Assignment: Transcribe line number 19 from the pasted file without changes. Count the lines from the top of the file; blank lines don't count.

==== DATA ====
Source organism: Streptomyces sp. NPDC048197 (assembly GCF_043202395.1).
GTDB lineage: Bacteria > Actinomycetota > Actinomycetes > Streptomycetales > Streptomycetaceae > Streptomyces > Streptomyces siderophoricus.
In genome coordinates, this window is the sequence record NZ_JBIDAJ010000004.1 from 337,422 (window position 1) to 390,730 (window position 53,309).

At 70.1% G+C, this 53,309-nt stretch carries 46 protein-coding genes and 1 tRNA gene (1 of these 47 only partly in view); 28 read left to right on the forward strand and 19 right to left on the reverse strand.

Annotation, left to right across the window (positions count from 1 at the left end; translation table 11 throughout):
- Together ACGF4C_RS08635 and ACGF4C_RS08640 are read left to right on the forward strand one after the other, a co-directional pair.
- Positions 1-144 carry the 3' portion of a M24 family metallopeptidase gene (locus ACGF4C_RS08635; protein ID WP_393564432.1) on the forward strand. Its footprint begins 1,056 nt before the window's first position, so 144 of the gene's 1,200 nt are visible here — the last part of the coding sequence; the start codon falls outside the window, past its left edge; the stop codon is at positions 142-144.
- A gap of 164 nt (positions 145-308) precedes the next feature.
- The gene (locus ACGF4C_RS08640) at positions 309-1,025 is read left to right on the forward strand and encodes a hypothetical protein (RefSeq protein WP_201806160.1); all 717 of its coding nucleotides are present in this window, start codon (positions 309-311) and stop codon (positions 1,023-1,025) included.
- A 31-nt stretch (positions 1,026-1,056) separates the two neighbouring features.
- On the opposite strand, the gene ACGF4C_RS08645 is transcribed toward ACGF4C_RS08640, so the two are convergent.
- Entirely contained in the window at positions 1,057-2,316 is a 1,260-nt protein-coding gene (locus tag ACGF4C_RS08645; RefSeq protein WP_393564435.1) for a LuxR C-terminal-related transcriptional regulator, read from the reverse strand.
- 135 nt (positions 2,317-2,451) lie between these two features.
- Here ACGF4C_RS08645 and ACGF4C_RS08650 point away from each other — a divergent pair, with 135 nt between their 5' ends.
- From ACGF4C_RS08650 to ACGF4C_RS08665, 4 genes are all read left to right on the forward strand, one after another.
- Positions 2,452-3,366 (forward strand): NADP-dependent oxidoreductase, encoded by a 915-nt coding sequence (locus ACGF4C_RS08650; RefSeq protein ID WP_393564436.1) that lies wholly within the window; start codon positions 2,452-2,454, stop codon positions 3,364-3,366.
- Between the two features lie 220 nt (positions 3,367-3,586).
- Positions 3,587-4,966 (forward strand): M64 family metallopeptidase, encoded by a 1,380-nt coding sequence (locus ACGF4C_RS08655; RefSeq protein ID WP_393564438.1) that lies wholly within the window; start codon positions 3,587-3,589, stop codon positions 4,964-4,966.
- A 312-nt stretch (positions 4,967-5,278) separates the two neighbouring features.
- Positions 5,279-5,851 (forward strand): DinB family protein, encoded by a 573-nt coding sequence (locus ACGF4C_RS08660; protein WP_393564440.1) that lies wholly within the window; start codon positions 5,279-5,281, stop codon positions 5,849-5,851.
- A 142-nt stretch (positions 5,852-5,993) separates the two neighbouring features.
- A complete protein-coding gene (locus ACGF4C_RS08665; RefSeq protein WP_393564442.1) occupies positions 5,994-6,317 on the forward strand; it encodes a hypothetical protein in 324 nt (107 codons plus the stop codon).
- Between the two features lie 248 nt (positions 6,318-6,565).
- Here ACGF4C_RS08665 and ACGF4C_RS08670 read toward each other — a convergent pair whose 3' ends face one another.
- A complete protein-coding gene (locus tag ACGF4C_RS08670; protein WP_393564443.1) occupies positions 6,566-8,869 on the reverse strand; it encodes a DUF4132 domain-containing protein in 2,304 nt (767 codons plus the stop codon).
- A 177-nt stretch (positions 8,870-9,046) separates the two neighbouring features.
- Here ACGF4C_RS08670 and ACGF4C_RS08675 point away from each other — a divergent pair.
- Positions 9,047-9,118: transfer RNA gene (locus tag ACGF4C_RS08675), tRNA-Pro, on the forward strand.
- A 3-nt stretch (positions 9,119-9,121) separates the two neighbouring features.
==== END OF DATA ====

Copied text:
- A 312-nt stretch (positions 4,967-5,278) separates the two neighbouring features.